The Real Deal New York

What they’re reading now

Insights from the desks of Brian Ezra, Joshua Arcus and Jennie Lamensdorf
By Andrea Cetra | May 01, 2015 07:00AM

Real-Estate-Books

Brian Ezra
Co-founder, Avery Hall Investments

What are you reading right now, or what did you finish most recently?

I just finished “Little Failure,” a memoir by one of my favorite authors, Gary Shteyngart. I find his writing ceaselessly funny, poignant and tortuous. I recommend starting with “The Russian Debutante’s Handbook” if you haven’t read him yet. I also just picked up “Robert Moses: The Master Builder of New York City,” by Pierre Christin.

What was the appeal of the Moses book?

I am fascinated by the history of New York City’s development, and as required reading I wrestled my way through Robert Caro’s “The Power Broker” right after college. When I saw a new graphic biography on Robert Moses, I had to get it.

Has anything in it stuck with you?  

Christin’s comic book-styled portrayal is both fascinating and entertaining and well worth a read. Moses remains a polarizing and controversial figure, and I think we will be debating his powerful legacy for years to come.

Joshua Arcus
President, Siderow Residential & Commercial Groups

What are you reading now?

The book I am reading now is “The Rise of Theodore Roosevelt,” by Edmund Morris, which is part of a trilogy on Roosevelt.

What spurred you to read the book?

I have a strong interest in NYC history and Teddy was a character in another book I was reading, “The Alienist,” which is historical fiction. His strong character and what he did in NYC fascinates me.

Has anything else in it stuck with you?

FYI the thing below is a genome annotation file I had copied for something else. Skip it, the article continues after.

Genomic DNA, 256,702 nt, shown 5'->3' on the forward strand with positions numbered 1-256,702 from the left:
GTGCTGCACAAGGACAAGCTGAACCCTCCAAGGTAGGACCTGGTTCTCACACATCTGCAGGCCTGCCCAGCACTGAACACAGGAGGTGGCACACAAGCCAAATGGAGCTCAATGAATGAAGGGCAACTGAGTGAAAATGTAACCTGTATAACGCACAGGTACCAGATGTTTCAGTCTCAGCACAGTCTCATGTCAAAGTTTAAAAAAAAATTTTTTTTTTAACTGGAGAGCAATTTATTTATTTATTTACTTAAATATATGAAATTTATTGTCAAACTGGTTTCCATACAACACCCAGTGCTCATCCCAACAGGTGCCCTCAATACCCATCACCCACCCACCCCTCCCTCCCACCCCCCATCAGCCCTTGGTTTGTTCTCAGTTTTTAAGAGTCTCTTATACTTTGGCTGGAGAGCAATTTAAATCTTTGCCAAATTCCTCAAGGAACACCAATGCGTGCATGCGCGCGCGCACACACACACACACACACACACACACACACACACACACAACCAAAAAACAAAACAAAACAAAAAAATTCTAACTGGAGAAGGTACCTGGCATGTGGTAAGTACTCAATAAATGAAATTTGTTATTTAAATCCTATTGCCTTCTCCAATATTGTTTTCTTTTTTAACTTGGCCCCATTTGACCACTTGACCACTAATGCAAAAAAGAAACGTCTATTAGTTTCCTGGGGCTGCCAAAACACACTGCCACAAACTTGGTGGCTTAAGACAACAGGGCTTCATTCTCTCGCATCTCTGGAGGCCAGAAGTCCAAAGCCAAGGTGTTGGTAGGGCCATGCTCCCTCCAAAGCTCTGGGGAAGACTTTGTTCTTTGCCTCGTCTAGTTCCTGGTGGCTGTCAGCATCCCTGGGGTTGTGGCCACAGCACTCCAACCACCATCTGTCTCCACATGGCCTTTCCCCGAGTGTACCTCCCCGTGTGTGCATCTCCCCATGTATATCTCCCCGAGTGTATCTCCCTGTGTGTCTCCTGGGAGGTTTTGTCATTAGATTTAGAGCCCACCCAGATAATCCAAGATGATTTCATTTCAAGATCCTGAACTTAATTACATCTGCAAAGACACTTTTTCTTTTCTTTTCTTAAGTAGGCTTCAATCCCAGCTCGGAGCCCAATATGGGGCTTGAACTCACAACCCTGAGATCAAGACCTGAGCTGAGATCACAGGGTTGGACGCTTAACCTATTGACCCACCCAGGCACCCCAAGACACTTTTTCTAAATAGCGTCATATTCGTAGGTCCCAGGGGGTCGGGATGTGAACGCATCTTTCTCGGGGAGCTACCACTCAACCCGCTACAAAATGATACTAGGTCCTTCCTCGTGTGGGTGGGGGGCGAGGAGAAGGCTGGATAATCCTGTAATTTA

He definitely didn’t take no for an answer and never backed down from a challenge — whether it was by overcoming his illnesses, courting his first wife or becoming the youngest U.S. president and his general “don’t back down” work ethic. Strongly recommended.

Jennie Lamensdorf
Contemporary art curator, Time Equities

What did you finish most recently?

I just finished reading “Command and Control: Nuclear Weapons, the Damascus Accident, and the
Illusion of Safety,”  by Eric Schlosser.

What spurred you to read that book?

I’m very interested in America’s atomic and nuclear legacy. I first started thinking about this subject in 2005 when I spent two months backcountry camping in the Southwest as part of my graduate studies in art history. It really changed my perspective of America. Typically, I look at this subject from an environmental and social perspective and in my work I’m very interested in artists who seek to make visible the invisible. [Similarly] the atomic legacy is generally invisible; we cannot see radiation, only its effects. “Command and Control” was my first foray into the subject from a military history standpoint.

Has anything you read in it stuck with you?   

Schlosser, a journalist, wrote the book like a thriller. I got sucked in as if I was reading a novel. What sticks with me most is the broad message that we face a problem of our own construction and that denying something we cannot see (in this case classified documents and missiles, radiation damage, etc.) does not negate its existence. I think this can apply to so much in life; there are so many invisible forces that drive us: ambition, anxiety, fear, friendship, envy, love. And, in many ways, this is what art is about … making the invisible visible. Work I find successful typically works on two levels: It’s formally substantive (interesting to look at or experience) but it also has to confront or explode something I thought I already knew. A really powerful artwork will change your mind about the things you thought you knew best. I think this book is successful in the same way.